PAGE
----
We are now in August-end a year on and I decided to try it again (result above) since  a lot has changed since April 2019 (understatement of the century!).

Back when I started recording, I had a karaoke mic with a built in speaker.  It looks like this:


It’s alright to get started with but has limited functionality and the echo effect (reverb, basically) can drown out the words.  If you want to know how, compare the above with  the below take of Tere Bina:


The high antara is fine but much of the mukda gets drowned out.  The reasons aren’t ENTIRELY to do with the mic and I will come to that but it did force me into sub-optimal adjustments to my singing.

I recently acquired a dynamic mic of the brand BOYA.  My father, who also sings, was gifted a karaoke mixer.  We bought a pair of old-school Logitech speakers with a wired power source (unlike the new ones which come with USB). All you have do is plug the speaker’s sound cable into the line-out of the mixer and connect the mic into the TRS socket.  The mixer came with a dynamic mic as part of the package and it’s also decent enough.  The mixer lets me set a good balance between vocal output and that of the backing track.  Using a good mic lets me concentrate on singing the best I can without worrying about how it’s going to sound coming out of the mic.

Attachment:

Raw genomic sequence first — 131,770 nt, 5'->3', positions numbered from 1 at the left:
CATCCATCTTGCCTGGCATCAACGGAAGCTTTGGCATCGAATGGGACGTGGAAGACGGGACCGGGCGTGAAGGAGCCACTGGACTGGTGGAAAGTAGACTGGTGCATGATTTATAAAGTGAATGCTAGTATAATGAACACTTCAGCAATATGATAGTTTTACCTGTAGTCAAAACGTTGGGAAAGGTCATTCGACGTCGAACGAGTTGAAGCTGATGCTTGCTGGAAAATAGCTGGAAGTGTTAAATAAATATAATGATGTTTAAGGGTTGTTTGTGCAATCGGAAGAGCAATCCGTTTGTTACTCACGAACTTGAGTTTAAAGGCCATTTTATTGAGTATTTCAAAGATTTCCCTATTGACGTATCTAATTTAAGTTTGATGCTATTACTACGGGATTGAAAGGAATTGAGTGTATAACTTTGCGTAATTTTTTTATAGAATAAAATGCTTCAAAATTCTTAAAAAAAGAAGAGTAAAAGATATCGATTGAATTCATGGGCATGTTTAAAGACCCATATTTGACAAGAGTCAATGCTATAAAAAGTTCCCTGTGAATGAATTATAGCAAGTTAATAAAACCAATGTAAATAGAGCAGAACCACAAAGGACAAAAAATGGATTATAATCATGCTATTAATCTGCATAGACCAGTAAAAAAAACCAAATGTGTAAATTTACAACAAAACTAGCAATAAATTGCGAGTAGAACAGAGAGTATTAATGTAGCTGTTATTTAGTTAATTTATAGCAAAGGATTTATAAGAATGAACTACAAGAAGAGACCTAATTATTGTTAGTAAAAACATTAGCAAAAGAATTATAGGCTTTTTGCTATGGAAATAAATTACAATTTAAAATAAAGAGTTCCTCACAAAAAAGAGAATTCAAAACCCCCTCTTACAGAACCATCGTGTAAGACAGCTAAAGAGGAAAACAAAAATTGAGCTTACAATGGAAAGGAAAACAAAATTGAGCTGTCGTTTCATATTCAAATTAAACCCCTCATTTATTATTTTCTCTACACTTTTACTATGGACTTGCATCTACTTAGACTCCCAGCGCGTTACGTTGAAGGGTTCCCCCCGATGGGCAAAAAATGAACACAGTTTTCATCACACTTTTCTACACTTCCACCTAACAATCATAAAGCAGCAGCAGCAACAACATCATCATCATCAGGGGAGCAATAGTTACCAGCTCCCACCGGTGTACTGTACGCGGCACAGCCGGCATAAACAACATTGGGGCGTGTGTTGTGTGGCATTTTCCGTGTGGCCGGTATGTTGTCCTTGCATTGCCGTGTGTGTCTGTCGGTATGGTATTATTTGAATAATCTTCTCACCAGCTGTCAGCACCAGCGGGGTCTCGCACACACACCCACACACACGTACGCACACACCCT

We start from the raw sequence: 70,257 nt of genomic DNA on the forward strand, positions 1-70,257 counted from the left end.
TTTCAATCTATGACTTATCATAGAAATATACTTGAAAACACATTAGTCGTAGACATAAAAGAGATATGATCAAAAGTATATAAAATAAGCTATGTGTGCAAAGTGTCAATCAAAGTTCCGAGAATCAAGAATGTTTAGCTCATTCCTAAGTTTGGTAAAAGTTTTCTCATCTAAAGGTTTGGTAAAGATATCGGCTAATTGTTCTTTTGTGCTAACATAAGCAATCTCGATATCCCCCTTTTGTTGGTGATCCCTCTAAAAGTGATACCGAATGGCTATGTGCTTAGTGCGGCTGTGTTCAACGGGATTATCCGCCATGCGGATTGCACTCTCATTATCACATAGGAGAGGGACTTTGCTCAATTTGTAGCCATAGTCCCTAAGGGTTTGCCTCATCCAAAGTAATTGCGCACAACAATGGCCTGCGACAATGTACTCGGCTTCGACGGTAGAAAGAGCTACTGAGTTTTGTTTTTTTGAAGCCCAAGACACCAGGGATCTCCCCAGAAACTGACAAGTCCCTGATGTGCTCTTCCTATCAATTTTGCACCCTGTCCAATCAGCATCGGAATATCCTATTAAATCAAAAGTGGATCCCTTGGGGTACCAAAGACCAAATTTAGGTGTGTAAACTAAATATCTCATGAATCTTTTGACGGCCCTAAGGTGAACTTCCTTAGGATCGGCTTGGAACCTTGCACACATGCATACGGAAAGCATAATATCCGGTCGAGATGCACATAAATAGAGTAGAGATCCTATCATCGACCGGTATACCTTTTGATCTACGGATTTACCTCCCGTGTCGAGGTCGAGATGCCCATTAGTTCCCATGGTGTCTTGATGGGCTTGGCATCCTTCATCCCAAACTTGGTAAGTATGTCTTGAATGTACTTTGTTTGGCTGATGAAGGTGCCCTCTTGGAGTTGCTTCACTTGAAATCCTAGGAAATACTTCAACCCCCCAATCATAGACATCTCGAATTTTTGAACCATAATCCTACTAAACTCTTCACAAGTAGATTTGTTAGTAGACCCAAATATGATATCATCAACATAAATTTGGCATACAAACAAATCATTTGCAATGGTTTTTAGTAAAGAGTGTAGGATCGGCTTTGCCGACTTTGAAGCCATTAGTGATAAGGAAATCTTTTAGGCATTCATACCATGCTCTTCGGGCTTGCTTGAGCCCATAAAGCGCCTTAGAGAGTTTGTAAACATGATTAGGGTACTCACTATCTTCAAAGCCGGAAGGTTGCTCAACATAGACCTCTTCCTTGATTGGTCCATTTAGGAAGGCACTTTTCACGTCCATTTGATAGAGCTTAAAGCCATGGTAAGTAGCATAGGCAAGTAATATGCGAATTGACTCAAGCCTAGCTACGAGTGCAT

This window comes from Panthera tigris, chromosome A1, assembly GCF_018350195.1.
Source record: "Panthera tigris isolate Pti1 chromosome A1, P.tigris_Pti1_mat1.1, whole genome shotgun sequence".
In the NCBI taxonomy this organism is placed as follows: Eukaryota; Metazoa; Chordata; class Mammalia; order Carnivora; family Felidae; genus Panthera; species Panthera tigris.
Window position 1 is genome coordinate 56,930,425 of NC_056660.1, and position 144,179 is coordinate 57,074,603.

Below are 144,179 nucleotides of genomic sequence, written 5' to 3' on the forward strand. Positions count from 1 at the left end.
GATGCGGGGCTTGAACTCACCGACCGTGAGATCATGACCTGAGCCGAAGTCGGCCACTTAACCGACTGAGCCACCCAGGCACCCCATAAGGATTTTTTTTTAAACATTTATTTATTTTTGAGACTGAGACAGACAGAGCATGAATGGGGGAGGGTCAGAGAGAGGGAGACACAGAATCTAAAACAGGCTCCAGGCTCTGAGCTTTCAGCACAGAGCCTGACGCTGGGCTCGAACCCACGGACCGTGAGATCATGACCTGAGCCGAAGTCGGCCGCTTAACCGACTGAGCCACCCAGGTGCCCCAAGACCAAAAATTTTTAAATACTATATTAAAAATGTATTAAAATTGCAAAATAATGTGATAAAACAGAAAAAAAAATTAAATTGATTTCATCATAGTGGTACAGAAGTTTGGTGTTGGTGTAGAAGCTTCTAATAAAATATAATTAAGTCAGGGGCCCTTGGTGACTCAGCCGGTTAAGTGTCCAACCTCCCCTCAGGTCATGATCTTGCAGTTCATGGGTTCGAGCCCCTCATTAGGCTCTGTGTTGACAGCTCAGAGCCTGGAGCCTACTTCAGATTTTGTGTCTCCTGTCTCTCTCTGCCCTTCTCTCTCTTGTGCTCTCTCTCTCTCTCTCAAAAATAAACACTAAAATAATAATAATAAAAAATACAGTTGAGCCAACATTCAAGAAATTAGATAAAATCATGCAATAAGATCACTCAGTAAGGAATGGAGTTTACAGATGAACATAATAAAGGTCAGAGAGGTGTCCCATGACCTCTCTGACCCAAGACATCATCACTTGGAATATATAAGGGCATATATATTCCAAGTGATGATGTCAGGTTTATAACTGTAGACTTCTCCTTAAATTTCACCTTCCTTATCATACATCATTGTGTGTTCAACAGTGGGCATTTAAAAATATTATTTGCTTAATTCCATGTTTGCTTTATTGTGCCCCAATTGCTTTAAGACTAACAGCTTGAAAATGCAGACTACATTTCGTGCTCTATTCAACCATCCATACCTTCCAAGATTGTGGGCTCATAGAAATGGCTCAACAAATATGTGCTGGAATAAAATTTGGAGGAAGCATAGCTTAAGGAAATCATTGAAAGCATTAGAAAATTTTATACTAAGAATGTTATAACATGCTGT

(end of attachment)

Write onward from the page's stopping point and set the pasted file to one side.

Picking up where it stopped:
HOWEVER, for that, you need to first get to the point where you don’t HIDE your inadequacies behind a mic. I used to use echo effect a lot while singing Hindi songs to mask the lack of power lower down in my range.  You can tell that not only are the words not so clear, but I am not defining the words and phrases as to what they mean.